In 2015, I was fortunate enough to be part of the Heritage Archaeology field course with the University of Victoria. Our main focus, at the time, was mapping the Emanu-El Cemetery in Victoria, B.C. while learning about monument assessment and conservation. In the two months that I had participated in the course, I had not only learned about the importance of cemeteries, Jewish cultural practices, and basic mapping and monument assessment, I had also felt that I connected with the individuals buried in the cemetery.

One of the most memorable parts of the course was visiting the Synagogue in downtown Victoria. It was here that we had the chance to connect with the Jewish community (past and present) and learn about their local history and some of their traditional practices  around death and burial.

This was more than just a course for many of us. The university’s Heritage Archaeology field school allowed us to connect with our local communities, learn about those who have passed and develop a deeper understanding about what cemeteries mean to different people.

We were all sad when the summer came to an end and the course came to a close. Many of us felt connected to the community and the individuals buried in the Emanu-El Cemetery and were not ready to leave. I was one of those who felt this way so you can imagine how excited I was to be invited back to the synagogue, over a year and a half later, to be part of a presentation with the current University of Victoria’s Heritage Archaeology class. I sat up front, listening to all the stories being shared by Rick Kool, the Director of the Cemetery, a local historian named Amber and of course, Dr. Erin McGuire, my former university professor. In the audience, members of the Old Cemetery Society, some university students and a few locals were present to listen to the stories of the past communities and to learn about the work being done at the Emanu-El cemetery by Dr. McGuire’s Heritage Archaeology class.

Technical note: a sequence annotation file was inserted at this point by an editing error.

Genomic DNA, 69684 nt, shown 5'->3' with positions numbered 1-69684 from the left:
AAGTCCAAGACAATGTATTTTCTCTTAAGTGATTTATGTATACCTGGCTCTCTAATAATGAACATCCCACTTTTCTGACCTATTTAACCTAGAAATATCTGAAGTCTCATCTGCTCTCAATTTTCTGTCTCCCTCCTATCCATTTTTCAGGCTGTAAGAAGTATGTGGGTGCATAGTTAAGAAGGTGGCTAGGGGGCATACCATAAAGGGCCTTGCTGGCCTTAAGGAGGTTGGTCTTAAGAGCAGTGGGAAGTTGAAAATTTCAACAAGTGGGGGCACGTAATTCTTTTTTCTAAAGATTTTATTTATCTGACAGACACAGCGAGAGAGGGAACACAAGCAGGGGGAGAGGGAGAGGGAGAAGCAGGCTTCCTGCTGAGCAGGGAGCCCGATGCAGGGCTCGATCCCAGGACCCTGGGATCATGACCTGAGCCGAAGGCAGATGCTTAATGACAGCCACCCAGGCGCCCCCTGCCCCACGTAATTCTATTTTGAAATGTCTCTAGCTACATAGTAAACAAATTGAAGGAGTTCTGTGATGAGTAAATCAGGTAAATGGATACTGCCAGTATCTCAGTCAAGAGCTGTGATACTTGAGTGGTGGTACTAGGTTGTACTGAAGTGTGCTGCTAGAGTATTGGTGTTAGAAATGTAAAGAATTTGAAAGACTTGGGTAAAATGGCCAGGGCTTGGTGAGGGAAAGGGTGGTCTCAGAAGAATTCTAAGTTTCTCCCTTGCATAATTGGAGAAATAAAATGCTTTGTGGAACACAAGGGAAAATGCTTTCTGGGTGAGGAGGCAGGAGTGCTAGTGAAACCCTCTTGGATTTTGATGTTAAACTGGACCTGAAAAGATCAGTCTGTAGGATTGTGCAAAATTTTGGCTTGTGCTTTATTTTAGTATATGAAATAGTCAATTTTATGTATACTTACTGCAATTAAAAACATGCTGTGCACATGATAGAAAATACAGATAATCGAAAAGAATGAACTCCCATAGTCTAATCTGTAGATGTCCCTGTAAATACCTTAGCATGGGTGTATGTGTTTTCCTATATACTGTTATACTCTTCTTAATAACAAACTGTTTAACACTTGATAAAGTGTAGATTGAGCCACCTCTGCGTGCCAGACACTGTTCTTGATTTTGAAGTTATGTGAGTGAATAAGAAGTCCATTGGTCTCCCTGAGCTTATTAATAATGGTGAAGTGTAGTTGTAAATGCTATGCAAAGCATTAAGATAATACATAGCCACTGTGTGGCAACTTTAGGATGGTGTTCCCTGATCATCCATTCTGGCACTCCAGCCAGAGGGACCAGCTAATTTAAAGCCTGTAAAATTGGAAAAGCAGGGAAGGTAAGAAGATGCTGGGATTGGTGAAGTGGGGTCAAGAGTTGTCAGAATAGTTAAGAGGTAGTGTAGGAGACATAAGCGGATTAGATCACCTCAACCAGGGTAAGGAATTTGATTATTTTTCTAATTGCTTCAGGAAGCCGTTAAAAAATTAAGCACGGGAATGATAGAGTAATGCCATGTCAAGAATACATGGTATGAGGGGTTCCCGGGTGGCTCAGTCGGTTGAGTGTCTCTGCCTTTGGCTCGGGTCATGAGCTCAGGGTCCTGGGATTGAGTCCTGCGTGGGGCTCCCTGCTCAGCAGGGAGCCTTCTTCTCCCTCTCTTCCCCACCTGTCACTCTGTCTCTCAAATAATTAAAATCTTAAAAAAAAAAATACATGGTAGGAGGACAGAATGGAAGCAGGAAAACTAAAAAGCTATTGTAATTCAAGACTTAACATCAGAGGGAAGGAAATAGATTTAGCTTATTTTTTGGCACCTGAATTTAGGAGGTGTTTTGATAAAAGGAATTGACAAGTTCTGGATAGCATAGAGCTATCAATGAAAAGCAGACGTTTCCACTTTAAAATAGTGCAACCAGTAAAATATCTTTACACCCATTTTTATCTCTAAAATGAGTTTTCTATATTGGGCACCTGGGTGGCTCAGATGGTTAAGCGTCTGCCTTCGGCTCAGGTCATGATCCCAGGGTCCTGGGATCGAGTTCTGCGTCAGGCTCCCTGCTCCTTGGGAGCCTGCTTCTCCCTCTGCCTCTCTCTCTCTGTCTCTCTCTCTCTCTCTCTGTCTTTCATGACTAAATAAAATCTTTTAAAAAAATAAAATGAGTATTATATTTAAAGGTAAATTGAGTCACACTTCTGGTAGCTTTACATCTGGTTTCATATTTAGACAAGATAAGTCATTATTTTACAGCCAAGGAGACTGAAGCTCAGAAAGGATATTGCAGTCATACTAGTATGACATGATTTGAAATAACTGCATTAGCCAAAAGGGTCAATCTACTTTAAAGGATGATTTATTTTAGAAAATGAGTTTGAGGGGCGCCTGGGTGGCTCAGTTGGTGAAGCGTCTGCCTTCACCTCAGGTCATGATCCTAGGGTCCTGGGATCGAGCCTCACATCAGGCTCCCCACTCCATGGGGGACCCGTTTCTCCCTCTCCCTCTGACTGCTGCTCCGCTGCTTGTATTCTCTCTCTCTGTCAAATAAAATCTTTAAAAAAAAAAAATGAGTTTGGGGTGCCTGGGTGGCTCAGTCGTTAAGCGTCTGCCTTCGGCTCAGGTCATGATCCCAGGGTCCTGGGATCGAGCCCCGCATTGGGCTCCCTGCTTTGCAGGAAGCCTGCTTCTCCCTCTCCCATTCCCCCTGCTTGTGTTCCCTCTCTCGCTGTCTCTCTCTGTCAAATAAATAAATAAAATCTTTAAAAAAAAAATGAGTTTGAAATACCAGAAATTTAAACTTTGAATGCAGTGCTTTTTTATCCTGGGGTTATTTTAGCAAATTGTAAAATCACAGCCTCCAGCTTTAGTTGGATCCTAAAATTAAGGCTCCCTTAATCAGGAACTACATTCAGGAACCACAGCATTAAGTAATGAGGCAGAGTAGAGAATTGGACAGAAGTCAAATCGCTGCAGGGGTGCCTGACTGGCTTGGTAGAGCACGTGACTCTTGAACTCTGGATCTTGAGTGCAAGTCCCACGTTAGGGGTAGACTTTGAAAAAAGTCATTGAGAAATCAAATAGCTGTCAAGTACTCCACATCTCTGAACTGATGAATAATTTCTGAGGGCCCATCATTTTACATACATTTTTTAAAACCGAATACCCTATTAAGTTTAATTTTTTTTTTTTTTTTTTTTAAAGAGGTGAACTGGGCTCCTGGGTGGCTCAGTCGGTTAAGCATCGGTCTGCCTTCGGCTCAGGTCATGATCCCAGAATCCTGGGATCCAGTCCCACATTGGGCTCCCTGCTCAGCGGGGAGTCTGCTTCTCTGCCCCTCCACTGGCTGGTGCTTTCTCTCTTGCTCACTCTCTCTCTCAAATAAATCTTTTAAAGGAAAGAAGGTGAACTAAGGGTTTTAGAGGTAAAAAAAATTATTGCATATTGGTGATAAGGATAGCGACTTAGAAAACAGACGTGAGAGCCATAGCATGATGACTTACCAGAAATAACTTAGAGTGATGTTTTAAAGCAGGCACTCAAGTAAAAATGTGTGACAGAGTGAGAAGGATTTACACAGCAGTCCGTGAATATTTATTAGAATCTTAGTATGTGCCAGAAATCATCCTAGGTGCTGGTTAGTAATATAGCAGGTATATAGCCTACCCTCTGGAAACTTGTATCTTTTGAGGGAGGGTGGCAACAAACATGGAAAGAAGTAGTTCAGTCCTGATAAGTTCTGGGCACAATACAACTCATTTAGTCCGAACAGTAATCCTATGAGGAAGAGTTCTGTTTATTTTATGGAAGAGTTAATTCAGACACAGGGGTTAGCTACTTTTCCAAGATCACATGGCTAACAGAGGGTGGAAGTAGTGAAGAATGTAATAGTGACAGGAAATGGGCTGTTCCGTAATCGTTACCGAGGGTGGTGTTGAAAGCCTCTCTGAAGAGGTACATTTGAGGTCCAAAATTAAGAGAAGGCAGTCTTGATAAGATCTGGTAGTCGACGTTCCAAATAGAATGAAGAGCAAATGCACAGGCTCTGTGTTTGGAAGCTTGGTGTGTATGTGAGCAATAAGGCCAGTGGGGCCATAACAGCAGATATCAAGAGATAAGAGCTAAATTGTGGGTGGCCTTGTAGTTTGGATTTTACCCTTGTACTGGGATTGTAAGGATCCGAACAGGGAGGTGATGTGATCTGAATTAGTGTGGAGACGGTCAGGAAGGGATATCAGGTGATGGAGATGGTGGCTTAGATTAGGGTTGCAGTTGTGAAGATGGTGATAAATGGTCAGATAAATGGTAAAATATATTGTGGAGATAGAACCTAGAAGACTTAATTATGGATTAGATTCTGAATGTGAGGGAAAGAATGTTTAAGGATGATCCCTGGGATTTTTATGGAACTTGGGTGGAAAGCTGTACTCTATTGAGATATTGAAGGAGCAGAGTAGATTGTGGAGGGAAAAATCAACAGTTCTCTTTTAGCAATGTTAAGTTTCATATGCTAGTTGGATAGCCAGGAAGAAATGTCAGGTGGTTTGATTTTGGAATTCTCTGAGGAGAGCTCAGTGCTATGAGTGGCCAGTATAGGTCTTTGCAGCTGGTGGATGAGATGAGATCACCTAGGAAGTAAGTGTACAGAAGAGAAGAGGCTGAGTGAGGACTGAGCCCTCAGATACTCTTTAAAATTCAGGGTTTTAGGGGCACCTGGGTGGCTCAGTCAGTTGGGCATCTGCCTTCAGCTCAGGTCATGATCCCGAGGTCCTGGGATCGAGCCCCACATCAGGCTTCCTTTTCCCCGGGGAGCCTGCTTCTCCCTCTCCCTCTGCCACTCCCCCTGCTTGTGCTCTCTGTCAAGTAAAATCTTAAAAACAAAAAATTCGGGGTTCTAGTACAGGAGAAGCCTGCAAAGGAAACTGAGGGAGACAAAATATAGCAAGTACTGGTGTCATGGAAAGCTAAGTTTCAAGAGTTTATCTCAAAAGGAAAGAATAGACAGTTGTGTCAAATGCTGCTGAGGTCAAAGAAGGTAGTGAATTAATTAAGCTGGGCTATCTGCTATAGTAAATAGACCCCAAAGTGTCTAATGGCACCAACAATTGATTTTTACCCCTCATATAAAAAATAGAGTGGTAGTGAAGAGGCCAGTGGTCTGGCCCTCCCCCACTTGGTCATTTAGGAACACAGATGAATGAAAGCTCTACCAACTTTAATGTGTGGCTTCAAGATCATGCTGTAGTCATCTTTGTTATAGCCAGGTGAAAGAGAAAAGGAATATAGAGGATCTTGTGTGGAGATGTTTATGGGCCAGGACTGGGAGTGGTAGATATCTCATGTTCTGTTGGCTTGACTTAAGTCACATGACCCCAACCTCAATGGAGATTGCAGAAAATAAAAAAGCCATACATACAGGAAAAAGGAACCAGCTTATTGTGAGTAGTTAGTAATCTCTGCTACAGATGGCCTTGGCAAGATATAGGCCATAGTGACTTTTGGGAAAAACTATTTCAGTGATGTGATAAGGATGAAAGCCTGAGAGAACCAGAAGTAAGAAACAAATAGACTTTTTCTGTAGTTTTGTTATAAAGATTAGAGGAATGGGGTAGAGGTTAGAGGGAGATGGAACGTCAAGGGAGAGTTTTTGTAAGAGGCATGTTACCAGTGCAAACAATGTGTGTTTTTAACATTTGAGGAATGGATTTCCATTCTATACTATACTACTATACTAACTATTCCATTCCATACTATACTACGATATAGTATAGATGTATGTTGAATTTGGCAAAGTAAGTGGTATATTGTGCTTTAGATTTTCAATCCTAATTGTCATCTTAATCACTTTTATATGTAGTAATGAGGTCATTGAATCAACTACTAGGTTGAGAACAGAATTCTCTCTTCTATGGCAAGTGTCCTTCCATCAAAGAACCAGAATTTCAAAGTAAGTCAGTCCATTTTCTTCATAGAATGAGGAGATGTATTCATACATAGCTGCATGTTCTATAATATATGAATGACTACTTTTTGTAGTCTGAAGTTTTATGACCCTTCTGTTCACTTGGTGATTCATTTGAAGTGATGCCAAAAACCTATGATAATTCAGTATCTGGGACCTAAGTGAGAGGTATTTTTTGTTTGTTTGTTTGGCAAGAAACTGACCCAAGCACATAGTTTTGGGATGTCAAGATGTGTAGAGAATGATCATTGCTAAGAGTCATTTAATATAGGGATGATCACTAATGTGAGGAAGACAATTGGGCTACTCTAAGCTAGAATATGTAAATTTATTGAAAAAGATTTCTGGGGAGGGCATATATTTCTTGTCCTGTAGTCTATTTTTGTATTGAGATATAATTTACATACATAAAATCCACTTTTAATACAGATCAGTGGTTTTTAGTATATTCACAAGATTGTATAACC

A few scanned copies of pages or letters buried in the cemetery.

I thought the visit would be a repeat of the first time I had visited the synagogue or presented my poster project (Conservation of Marble Monuments) but I was wrong. I had learned more about the individuals buried in the Emanu-El Cemetery through stories shared by the community members as well as reports done by the current students who spent hours researching and searching through local archives for any information about individuals buried within the cemetery.

Even though the class I was part of did a lot of work, there is still so much that needs to be done in the small cemetery and I am happy to see that the community and the university are still so passionate about protecting, understanding, and learning about the cemetery and those within it. While some of the work may not be new to me, it is to others and to witness the wide eyed excitement or surprise in the eyes of the community is a reminder that what Dr. McGuire’s class is doing is important in keeping the communities of the past and present connected and to help remember those who have come before us.

Two community members comparing reports written by students.